[Dave Birch] I saw a post about Celent’s current payment advisory:

Celent expects some major shake-ups to occur in the payments industry in the near future. A new report, Disruption in the Payments World, examines the storms brewing that could have dire consequences for many issuers and offers insight into strategies that could help them weather these storms.

[From CELENT :: Strategy Consulting for Financial Institutions]

Just for “fun”, I thought I’d compare my view of the advisories with theirs so I spent some time on the train putting it all together in the same format. Here’s the combined result:

Payment system disruption

Where we appear to is on the issue of the most likely origins of a new, potentially disruptive, payment network. I’m cooler on the potential for bank-led disruption, simply because I don’t think banks have the appetite for the risk or the management bandwidth to deal with it. Sure, they have “privatised” Visa and MasterCard, but to make it worth creating a competing network they would have to come up with some way of delivering a better or cheaper service. The stand-out platform for this is mobile, not cards, and banks will take time to get a grip on the new value network. It’s certainly the case that a more limited kind of competitor (let’s say a reborn Bank Americard that didn’t target universal acceptance) could succeed, but I’m not sure that’s what was meant. The main way that such a competitor would obtain traction would be through reduced merchant service charges (possible because of zero interchange), which naturally leads us to think about the merchant themselves. They’ve been complaining again about Visa/MC interchange, claiming that the “hidden fee charged by the two card giants is projected to cost the average U.S. family more than $400 this year.” Which, I imagine, is about what it costs them for cash, but that’s by the by. They’re also not factoring in to their cost/benefit calculations the well-known fact that the average spend on cards is higher than it is on cash, thus increasing merchant profits. But that’s not my point.

A disinterested observer might wonder why merchants spend so much money on lobbying to push down payment scheme revenues rather than just doing it themselves. Why don’t Sears, Gap, Amazon and Best Buy just set up a new merchant-based scheme: forget about cards, just and switch loyalty / online PIN to an ACH front end or something similar, like disconnected debit? If, for example, convenience stores paid twice as much in interchange as they made in profit, then presumably they’d be happy to commit part of the $7 billion in setting up such a system. They’re the stakeholders with the most to gain, which is why I rate the disruptive potential here higher than Celent do, and can see the barriers to entry falling as the interweb and mobiles steadily spread.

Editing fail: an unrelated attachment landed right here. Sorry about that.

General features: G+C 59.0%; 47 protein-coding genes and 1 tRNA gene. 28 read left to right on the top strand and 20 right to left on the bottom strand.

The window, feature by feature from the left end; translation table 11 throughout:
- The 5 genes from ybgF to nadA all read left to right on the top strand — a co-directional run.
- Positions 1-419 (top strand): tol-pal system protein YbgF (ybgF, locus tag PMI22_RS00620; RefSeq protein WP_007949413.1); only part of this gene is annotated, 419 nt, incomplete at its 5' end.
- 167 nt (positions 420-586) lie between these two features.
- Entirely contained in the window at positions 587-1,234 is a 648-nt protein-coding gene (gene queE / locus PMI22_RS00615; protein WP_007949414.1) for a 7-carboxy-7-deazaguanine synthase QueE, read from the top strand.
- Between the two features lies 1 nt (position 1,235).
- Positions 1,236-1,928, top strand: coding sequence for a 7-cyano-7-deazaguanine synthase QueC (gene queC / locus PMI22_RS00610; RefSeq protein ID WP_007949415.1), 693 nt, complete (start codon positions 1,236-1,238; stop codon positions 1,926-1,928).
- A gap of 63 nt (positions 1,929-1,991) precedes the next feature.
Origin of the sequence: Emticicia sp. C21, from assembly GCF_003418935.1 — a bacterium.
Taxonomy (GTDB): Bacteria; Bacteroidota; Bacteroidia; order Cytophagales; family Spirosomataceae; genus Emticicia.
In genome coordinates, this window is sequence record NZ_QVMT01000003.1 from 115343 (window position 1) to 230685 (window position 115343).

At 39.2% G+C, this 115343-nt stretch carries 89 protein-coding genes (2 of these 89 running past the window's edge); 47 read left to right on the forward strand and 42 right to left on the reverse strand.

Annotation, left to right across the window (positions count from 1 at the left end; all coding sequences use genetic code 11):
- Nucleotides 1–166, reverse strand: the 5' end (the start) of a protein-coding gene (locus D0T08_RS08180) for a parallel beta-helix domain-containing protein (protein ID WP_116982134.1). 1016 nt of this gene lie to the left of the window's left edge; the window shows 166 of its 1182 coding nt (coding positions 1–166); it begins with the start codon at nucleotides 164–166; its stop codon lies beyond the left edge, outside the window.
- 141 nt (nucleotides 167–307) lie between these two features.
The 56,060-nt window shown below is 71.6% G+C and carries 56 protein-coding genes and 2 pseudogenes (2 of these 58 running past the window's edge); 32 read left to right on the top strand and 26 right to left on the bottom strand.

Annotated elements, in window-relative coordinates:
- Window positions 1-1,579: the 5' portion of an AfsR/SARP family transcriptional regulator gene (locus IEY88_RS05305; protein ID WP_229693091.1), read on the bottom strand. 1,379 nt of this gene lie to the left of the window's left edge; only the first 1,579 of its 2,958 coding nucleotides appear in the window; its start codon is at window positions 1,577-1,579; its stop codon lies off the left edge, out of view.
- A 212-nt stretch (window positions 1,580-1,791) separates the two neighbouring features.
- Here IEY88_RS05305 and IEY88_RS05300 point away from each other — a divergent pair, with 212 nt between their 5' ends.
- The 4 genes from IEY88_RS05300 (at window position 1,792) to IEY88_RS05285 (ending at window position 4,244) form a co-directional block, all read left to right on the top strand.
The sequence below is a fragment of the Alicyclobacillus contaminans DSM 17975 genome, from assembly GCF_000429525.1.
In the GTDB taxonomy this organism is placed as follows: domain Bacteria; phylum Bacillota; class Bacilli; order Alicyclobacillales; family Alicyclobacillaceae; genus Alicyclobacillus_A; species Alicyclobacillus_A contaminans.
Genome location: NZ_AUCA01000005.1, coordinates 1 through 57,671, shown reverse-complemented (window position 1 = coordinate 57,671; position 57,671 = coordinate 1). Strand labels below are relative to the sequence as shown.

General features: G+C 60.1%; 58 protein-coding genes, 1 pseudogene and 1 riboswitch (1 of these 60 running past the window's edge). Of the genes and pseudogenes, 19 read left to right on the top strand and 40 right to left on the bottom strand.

Send me your red / yellow / green alert pictures — I’ll send a book prize to the first person to send me one.

These opinions are my own (I think) and presented solely in my capacity as an interested member of the general public [posted with ecto]


  1. Great post.
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    Stay safe, stops are in, emotions are out!

  2. > A disinterested observer might wonder why merchants
    > spend so much money on lobbying to push down payment
    > scheme revenues rather than just doing it themselves.
    That I have wondered myself. I think a core issue here is that the market place has as much a belief that “payments belong to banks” as the banks themselves. To most serious businessmen, they can’t unravel the two.
    One of the extraordinary results of the last 1.5 decades of experimentation was that alternative payment systems were successful only outside retail. Everyone made the same mistake and assumed that retail was the place to be … but nowhere did this work out.
    Cases in point: Paypal, which succeeded because it found itself powering eBay, a new non-retail channel (although both then successfully rode that wave into straight retail). Similar result for WebMoney and the gold guys with different twists.

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